Next, I would like to focus on capital allocation. On organic investment, as we previously discussed, we have increased our capital spending in fiscal 2020 to a range of 2.75% to 3.25% of sales, which will help enhance and diversify our product portfolio through new product introductions. We are already seeing early success of this internal initiative, which will further enhance our ability to leverage our distribution channels and add value for our customers through offering best-in-class products to serve their needs.

Moving to M&A. In April, we announced the acquisitions of MSD Research and Petersen Metals to fold into our Industrial Products segment, which strengthened the breadth of our product offerings, increased our geographic coverage and exploited our market positioning in HVAC/R and building products end markets. We are pleased with the initial results delivered by both of these businesses. This reflects the fact that we have spent significant time over the past 2 years upgrading our infrastructure and talent within both Industrial Products and Specialty Chemicals to support and integrate acquisitions. As a result, we believe that both segments of the company are now in a much stronger position to execute on potential opportunities that meet our internal hurdle rates for risk-adjusted returns.

Moving to the return of cash to shareholders. In July, we declared our second quarterly dividend of $0.135 per share, which is payable on August 15 to shareholders of record on July 30. This quarterly rate indicates a $0.54 per share dividend on the stock for the full year, just shy of a 1% yield. Overall, we will continue to direct capital to the highest risk-adjusted returns available. Our strengthened cash flow profile allows us to execute on a variety of capital allocation strategies and is due, in part, to the strategic actions we have taken over the past few years. Furthermore, our cash position, revolver capacity and minimal debt give us ample flexibility to allocate capital across the range of investment options available to us.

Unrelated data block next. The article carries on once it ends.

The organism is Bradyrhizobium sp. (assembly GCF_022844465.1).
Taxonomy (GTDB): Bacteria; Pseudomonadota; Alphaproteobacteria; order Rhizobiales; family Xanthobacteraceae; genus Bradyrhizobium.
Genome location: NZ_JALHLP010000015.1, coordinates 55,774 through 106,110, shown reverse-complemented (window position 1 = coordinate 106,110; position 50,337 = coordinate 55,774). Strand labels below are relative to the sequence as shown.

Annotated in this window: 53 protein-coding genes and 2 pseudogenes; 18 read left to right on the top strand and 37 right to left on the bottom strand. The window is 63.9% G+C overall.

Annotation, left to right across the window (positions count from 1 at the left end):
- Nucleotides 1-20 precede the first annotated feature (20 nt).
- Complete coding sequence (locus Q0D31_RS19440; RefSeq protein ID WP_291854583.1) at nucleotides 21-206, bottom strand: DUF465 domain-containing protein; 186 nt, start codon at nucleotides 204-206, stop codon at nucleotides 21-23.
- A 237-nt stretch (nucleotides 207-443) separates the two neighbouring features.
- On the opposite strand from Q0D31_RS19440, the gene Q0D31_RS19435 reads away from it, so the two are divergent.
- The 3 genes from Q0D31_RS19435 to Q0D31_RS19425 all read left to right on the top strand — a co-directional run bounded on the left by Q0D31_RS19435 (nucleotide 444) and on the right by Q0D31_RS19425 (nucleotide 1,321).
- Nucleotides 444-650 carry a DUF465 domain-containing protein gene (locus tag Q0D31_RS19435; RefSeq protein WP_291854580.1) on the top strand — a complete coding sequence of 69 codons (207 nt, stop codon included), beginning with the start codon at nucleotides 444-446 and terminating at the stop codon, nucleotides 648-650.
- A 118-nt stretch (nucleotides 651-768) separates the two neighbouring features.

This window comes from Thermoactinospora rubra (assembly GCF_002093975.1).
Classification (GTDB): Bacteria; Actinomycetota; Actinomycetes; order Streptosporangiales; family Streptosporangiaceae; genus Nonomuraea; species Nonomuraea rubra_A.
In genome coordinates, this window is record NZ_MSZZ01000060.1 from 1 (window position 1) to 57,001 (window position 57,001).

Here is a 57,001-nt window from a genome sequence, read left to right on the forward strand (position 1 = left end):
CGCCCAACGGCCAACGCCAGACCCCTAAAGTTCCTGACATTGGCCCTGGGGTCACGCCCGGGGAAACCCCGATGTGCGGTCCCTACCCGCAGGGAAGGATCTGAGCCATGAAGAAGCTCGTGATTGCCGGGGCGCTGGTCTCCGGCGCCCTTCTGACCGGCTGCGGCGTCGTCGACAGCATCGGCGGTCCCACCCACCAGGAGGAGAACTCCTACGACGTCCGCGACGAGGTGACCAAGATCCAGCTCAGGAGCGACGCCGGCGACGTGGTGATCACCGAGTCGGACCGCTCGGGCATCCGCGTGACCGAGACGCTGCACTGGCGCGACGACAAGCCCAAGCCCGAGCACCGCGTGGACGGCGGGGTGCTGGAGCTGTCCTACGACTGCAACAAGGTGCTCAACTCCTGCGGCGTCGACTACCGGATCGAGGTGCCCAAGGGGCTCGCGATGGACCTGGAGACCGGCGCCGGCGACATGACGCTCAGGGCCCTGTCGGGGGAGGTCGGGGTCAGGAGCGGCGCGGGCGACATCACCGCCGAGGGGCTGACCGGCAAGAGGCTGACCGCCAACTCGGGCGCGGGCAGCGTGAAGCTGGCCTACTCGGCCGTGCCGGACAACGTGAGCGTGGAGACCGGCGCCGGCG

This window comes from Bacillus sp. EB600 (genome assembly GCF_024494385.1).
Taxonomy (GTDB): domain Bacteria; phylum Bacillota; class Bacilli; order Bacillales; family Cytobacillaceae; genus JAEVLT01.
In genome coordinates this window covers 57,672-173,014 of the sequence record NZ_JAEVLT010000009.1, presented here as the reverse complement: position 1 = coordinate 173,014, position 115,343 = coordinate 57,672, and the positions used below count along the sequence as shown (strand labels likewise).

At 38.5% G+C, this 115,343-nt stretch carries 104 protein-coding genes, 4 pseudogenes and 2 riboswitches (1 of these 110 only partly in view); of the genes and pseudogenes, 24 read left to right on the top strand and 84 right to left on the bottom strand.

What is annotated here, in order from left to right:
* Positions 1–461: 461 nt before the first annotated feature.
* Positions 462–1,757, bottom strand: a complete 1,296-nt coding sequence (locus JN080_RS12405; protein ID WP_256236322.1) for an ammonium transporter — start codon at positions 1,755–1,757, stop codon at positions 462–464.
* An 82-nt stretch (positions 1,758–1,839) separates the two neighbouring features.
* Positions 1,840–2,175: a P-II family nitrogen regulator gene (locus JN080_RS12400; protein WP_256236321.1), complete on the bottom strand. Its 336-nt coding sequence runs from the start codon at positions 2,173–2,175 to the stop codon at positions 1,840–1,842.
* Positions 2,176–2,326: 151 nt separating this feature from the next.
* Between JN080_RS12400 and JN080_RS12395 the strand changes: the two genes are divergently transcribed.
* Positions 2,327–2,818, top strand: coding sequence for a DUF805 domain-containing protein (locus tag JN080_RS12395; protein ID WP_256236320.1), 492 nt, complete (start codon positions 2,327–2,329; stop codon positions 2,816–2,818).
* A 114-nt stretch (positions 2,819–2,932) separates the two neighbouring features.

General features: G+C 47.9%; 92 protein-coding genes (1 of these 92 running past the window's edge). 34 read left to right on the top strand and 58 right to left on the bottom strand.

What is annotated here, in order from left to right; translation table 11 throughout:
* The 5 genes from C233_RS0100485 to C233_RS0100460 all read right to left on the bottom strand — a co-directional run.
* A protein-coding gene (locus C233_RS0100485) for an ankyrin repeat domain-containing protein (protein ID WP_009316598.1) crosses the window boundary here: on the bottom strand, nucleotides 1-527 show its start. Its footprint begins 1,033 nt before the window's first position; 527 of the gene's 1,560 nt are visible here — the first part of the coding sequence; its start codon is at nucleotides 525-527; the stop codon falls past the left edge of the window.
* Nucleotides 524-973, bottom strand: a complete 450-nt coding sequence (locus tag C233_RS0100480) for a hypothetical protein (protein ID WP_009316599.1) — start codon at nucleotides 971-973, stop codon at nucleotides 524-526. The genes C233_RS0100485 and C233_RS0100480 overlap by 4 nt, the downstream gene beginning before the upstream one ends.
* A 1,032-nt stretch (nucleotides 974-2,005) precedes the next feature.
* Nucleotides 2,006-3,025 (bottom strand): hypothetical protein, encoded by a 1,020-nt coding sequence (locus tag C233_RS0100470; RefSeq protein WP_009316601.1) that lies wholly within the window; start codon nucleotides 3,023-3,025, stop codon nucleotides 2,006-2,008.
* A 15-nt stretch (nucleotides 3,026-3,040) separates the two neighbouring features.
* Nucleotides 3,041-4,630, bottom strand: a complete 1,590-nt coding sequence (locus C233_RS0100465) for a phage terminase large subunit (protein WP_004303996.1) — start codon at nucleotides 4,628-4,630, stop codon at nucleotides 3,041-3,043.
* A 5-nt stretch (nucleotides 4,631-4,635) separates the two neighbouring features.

Moving to our segment performance. Sales in our Industrial Products business were up almost 18% for the quarter. Higher revenue mainly resulted from increased sales volume in HVAC/R and acquisition-related revenue of $4.1 million. While we are essentially only 1 quarter into our ownership of MSD Research and Petersen, we are very pleased with the performance of both businesses thus far, which is ahead of our original expectations.

We've completed the integration of MSD and Petersen's integration is progressing well. The commercial teams and our architecturally specified building products businesses have been trained with the Petersen commercial team to allow for cross-selling of products. We want to remind investors that our Industrial Products business can be lumpy based on distributor order flow, construction labor availability and weather. As a result, while we experienced an easier comparable period in the first quarter, we expect to have a tougher comparable period in the second quarter of fiscal 2020.

Segment level adjusted operating income came in at $17 million or 26.8% of sales compared to $13.6 million or 25.2% of sales in the prior year. Margin performance remained strong in the quarter, and we believe that while further margin expansion will be modest, we do have the opportunity for incremental improvement through added leverage on sales.

Turning to our Specialty Chemicals segment. We posted top line sales in the first quarter of $39 million, up 9.1% over the prior year. Growth was driven by increased sales volumes across rail, energy, architecturally specified building products and mining end markets. Adjusted operating margins of 17% were the highlight of segment-level performance and reflected a 330 basis point improvement against the prior year period, demonstrating the operating leverage on increased sales and the benefit of prior year's efficiency initiatives. On a go-forward basis, we believe mid-teen margin levels for this segment are sustainable, and moreover, we still have room to further optimize the business incrementally and leverage our cost structure with increased sales.